Although the perception of college is that it’s all parties, tailgating, and late night video game tournaments, the truth is that college is not all fun and games. Students are asked to spend the majority of their day attending classes, studying, working on projects, contributing to activist group or that, working to make ends meet, etc. They may be away from home for the first time and away from the people they know and can be sure would have their back. Even just learning how to live on one’s own and manage their time and money can be difficult for the first-time college student.
When you consider all of these things, Stephen Troese Jr. says it’s no shocker that many college students will experience symptoms of anxiety. The actual number is one in five, which means 20 out of 100 students in college will be anxious. Many won’t seek a doctor for help or express their feelings to a peer who may be of some help. Stephen Troese Jr. says there are many different resources out there that you may want to consider using if you are a college student who is looking for help with your anxiety.
Visit Your Student Center: Your college will most likely offer some kind of mental health services, so you should take advantage of them. Most of these services are either free or very inexpensive. You can also talk to a professor or guidance counselor who can lead you in the right direction.
Use Technology: Although social media is generally considered more of a stressor and cause of anxiety than a cure, there are many digital resources that you may want to use if you don’t feel comfortable going to a medical professional in person. For example, telehealth is very big right now and it may be covered by your insurer. Stephen Troese Jr. says you can literally have a healthcare professional see you at your dorm room through your computer or mobile device.
Avoid Drugs and Alcohol: Yes, alcohol or marijuana may temporarily loosen you up and make you feel better, but they are not a long-term solution. If fact, alcohol abuse has been linked with anxiety and depression, and everyone knows someone who has a story about smoking pot and freaking out. Try other ways to destress that are safer and have long-lasting benefits.
Are you ready for spring yet? Stephen Troese Jr. certainly is. Although the winter season is only a few short days old, it has been quite cold in the Northeast. While it hasn’t nearly been as bad as say Erie, PA where they are still digging out, it is still downright freezing in Washington D.C.
If you are heading back to college in a week or two (hopefully somewhere in Florida or Arizona) now is the perfect time to get ready as advance planning could make things so a lot smoother for the rest of the semester. Stephen Troese Jr. says you should try the following if you don’t have every thing squared away just yet.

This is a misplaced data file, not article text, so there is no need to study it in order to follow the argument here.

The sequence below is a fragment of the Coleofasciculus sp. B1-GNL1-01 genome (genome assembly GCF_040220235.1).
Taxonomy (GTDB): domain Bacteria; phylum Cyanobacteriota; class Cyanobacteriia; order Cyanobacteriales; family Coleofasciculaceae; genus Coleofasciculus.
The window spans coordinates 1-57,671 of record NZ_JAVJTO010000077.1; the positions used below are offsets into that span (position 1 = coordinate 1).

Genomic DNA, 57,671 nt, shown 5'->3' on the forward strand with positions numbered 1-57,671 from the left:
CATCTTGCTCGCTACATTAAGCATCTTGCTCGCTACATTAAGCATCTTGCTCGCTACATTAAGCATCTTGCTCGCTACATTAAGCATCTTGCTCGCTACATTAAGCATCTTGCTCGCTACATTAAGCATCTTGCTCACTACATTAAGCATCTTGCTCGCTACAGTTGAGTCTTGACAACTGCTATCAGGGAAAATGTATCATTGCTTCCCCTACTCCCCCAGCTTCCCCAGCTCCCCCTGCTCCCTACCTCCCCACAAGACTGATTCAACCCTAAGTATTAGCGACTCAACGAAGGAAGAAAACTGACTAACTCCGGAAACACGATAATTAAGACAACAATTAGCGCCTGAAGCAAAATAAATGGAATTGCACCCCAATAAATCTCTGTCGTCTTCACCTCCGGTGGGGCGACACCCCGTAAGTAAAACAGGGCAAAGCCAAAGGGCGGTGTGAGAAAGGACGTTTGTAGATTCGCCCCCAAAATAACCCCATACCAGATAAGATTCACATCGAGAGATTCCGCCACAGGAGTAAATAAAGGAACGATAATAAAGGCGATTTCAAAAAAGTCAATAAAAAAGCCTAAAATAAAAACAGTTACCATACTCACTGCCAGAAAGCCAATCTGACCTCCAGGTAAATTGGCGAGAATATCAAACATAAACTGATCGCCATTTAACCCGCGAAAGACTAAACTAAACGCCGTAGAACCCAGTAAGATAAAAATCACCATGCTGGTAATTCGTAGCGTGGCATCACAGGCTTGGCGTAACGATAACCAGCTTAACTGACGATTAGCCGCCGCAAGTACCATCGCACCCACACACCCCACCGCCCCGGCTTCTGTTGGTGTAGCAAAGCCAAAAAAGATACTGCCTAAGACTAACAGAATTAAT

Make Sure Your Schedule Is in Order: Did you sleep in and now have a bunch of 8 am classes? Do you have a class with a professor who you know is way too difficult? Now is the time to go over your schedule and make sure there weren’t any last minute cancellations. Things happen, and it might be possible to change your schedule around to make your life a lot easier.
Set Up a Meal Plan or Exercise Program: Did you overindulge this holiday season? You’re not alone, which is why so many people sign up for gym memberships this time of year. Don’t be the victim of the Freshman 15. Take the time you ave off to set up a plan that will keep you healthy and in shape for Spring Break.
Take Some Time to Relax: You’re on holiday break. Act like it. Be sure to get some sleep and pamper yourself a bit as you know things will get crazy once the semester starts. Trust Stephen Troese Jr. You will be happy you took some time to relax in February when midterms come up.
Stephen Troese Jr. hopes these tips will help you when it comes time to go back to school. The truth is that college is tough and it can be incredibly stressful at times. By preparing when you can and allowing yourself to relax and enjoy yourself, you can have a successful and manageable spring semester.
Are you going to be a freshman in college this upcoming fall? There is probably a lot on your plate right now, but one thing Stephen Troese Jr. would encourage you to do is attend your college’s freshman orientation. This is an easy way to make contacts within your school, meet your fellow classmates, and get better acquainted with the school and its programs.
Why Is Freshman Orientation Important?
If you are moving away from home to attend college, you might have a lot of questions and concerns. This could especially be the case if you are attending a large university. Freshman student orientation allows students to get acquainted with the physical campus, meet with their academic advisor, learn any safety rules, and view the academic calendar for the year.
In addition to that, student orientation allows incoming freshmen to become more comfortable with being away from home for the very first time. Although Stephen Troese Jr. was a freshman in college more than thirty years ago, he remembers some of the growing pains that he experienced in the beginning. Orientation enables these students to transition to college life easier, so they can prepare themselves for the academic challenges ahead of them.
Please keep in mind that many colleges nowadays also offer orientation for parents as well. If you are attending a school that offers such a program, you should encourage your parents to make an appearance. Parent orientation could include opportunities to meet the school’s dean, seminars on letting go, and information sessions on paying for school, financial aid, and more.